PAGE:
Graffiti is always a political act, whether overtly or accidentally. The very nature of vandalism requires some kind of confrontation between a disruptive actor and established structures of the status quo.
While throwing a brick through a window is also vandalism, it differs from graffiti in that it is a subtractive form of vandalism—that window is no longer there—while graffiti is inherently additive: structures become augmented with new political or social meaning.
For example, during the height of the Occupy movement, banks became targets for the protesters’ anti-capitalist graffiti. While carefully produced pamphlets distributed at a respectful distance from the bank’s entrance might have been a more comfortable method of protest, the graffiti actually changed the very function of the bank: rather than filling its previous role of financial institution, the bank was now an active participant in the dialogue of the Occupy movement, albeit very likely unwillingly.
A more local example of this idea occurred recently when an immigration mural was vandalized with racist graffiti. Although the mural originally intended to portray a hopeful message of inclusion, the vandalism cast momentary doubt on the artists’ idealism. However, the restoration of the mural wasn’t merely a return to the original—the vandalism created an opportunity for the community to continue coming together as citizens with a common cause.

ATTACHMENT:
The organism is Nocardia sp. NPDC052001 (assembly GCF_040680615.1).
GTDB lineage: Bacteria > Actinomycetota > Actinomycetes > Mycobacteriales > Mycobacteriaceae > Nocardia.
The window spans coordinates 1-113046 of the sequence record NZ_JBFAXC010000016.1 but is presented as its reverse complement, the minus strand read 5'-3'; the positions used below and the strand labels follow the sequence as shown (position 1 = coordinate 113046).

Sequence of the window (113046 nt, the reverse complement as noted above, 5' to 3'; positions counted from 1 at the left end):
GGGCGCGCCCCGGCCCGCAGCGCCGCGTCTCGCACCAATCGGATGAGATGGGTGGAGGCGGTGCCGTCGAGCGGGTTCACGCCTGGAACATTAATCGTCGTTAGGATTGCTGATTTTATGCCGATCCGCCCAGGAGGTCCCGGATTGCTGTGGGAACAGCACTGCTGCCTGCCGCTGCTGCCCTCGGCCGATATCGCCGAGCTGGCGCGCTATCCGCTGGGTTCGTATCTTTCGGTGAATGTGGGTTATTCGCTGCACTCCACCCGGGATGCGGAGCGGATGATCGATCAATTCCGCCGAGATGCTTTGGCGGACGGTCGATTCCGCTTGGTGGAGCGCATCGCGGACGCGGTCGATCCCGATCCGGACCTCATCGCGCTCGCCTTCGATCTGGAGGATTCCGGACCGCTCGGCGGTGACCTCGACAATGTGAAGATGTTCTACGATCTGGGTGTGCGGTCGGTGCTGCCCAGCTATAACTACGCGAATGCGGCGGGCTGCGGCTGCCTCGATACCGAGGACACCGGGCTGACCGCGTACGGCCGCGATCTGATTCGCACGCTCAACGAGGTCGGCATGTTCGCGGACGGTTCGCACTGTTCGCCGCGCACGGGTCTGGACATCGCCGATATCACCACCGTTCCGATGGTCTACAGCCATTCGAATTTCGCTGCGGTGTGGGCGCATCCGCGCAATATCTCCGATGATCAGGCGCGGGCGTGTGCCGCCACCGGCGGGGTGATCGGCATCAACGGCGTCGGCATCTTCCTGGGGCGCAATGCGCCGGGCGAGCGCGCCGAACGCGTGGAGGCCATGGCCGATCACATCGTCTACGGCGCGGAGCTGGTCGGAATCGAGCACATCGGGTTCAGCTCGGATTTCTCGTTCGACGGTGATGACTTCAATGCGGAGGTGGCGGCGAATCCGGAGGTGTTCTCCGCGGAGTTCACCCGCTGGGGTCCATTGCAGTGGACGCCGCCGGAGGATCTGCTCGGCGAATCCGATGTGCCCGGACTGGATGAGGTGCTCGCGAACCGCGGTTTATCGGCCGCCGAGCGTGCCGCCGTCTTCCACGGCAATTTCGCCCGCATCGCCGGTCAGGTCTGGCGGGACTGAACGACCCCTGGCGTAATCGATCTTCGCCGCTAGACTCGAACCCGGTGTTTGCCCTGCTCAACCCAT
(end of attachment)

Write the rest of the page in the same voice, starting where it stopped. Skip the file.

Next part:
A pithy piece of political graffiti by Banksy observes that, “society gets the vandalism it deserves.” In other words, graffiti is a sort of canary in the coal mine of social health. Ordinarily, our inclination might be to start looking for a bunch of dead canaries, but I prefer to remember a wonderful piece of aspirational graffiti from student protests in France during May of 1968. Translated, it read, “We are realists, we demand the impossible!” A rather hopeful song from a canary from the past, still worth singing today.